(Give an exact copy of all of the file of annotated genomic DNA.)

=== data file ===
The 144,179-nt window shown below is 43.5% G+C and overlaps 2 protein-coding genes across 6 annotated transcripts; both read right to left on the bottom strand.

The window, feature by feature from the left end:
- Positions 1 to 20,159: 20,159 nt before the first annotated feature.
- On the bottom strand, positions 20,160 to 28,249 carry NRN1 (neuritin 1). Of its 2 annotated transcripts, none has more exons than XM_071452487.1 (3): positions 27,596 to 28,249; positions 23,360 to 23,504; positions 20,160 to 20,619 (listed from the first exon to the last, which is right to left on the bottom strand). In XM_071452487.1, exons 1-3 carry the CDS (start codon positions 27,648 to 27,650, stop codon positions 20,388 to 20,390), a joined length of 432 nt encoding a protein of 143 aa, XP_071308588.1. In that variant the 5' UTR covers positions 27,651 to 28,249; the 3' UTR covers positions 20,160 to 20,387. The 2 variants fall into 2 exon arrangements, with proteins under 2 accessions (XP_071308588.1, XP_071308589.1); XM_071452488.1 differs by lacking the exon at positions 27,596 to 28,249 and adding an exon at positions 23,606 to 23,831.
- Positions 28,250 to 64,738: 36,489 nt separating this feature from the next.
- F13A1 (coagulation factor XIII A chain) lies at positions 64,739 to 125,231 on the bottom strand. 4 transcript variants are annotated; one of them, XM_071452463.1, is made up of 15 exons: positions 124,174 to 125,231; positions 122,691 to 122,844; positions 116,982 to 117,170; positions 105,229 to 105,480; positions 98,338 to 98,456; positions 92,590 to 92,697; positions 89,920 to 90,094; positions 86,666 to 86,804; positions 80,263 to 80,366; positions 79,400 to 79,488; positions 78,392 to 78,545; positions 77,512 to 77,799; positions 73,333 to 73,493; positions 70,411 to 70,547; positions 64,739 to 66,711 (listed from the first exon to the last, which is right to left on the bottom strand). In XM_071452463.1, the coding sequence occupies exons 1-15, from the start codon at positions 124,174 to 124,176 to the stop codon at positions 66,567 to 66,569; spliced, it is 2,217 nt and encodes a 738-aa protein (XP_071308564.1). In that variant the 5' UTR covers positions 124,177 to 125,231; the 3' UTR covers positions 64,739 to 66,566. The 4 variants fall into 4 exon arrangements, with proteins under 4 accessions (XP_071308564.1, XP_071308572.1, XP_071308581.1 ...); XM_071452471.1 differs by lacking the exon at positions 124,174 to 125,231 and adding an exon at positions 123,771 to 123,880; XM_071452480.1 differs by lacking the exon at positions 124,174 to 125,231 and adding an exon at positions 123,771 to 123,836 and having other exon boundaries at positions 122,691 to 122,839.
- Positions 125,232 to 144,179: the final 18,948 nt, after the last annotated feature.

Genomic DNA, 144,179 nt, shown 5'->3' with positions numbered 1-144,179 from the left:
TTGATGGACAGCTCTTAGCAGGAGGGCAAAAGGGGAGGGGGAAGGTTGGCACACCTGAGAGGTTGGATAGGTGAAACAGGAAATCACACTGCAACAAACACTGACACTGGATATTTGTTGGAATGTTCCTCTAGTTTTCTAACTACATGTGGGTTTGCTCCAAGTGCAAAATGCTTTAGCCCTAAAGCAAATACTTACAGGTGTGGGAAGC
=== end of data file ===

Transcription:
The 144,179-nt window shown below is 43.5% G+C and overlaps 2 protein-coding genes across 6 annotated transcripts; both read right to left on the bottom strand.

The window, feature by feature from the left end:
- Positions 1 to 20,159: 20,159 nt before the first annotated feature.
- On the bottom strand, positions 20,160 to 28,249 carry NRN1 (neuritin 1). Of its 2 annotated transcripts, none has more exons than XM_071452487.1 (3): positions 27,596 to 28,249; positions 23,360 to 23,504; positions 20,160 to 20,619 (listed from the first exon to the last, which is right to left on the bottom strand). In XM_071452487.1, exons 1-3 carry the CDS (start codon positions 27,648 to 27,650, stop codon positions 20,388 to 20,390), a joined length of 432 nt encoding a protein of 143 aa, XP_071308588.1. In that variant the 5' UTR covers positions 27,651 to 28,249; the 3' UTR covers positions 20,160 to 20,387. The 2 variants fall into 2 exon arrangements, with proteins under 2 accessions (XP_071308588.1, XP_071308589.1); XM_071452488.1 differs by lacking the exon at positions 27,596 to 28,249 and adding an exon at positions 23,606 to 23,831.
- Positions 28,250 to 64,738: 36,489 nt separating this feature from the next.
- F13A1 (coagulation factor XIII A chain) lies at positions 64,739 to 125,231 on the bottom strand. 4 transcript variants are annotated; one of them, XM_071452463.1, is made up of 15 exons: positions 124,174 to 125,231; positions 122,691 to 122,844; positions 116,982 to 117,170; positions 105,229 to 105,480; positions 98,338 to 98,456; positions 92,590 to 92,697; positions 89,920 to 90,094; positions 86,666 to 86,804; positions 80,263 to 80,366; positions 79,400 to 79,488; positions 78,392 to 78,545; positions 77,512 to 77,799; positions 73,333 to 73,493; positions 70,411 to 70,547; positions 64,739 to 66,711 (listed from the first exon to the last, which is right to left on the bottom strand). In XM_071452463.1, the coding sequence occupies exons 1-15, from the start codon at positions 124,174 to 124,176 to the stop codon at positions 66,567 to 66,569; spliced, it is 2,217 nt and encodes a 738-aa protein (XP_071308564.1). In that variant the 5' UTR covers positions 124,177 to 125,231; the 3' UTR covers positions 64,739 to 66,566. The 4 variants fall into 4 exon arrangements, with proteins under 4 accessions (XP_071308564.1, XP_071308572.1, XP_071308581.1 ...); XM_071452471.1 differs by lacking the exon at positions 124,174 to 125,231 and adding an exon at positions 123,771 to 123,880; XM_071452480.1 differs by lacking the exon at positions 124,174 to 125,231 and adding an exon at positions 123,771 to 123,836 and having other exon boundaries at positions 122,691 to 122,839.
- Positions 125,232 to 144,179: the final 18,948 nt, after the last annotated feature.

Genomic DNA, 144,179 nt, shown 5'->3' with positions numbered 1-144,179 from the left:
TTGATGGACAGCTCTTAGCAGGAGGGCAAAAGGGGAGGGGGAAGGTTGGCACACCTGAGAGGTTGGATAGGTGAAACAGGAAATCACACTGCAACAAACACTGACACTGGATATTTGTTGGAATGTTCCTCTAGTTTTCTAACTACATGTGGGTTTGCTCCAAGTGCAAAATGCTTTAGCCCTAAAGCAAATACTTACAGGTGTGGGAAGC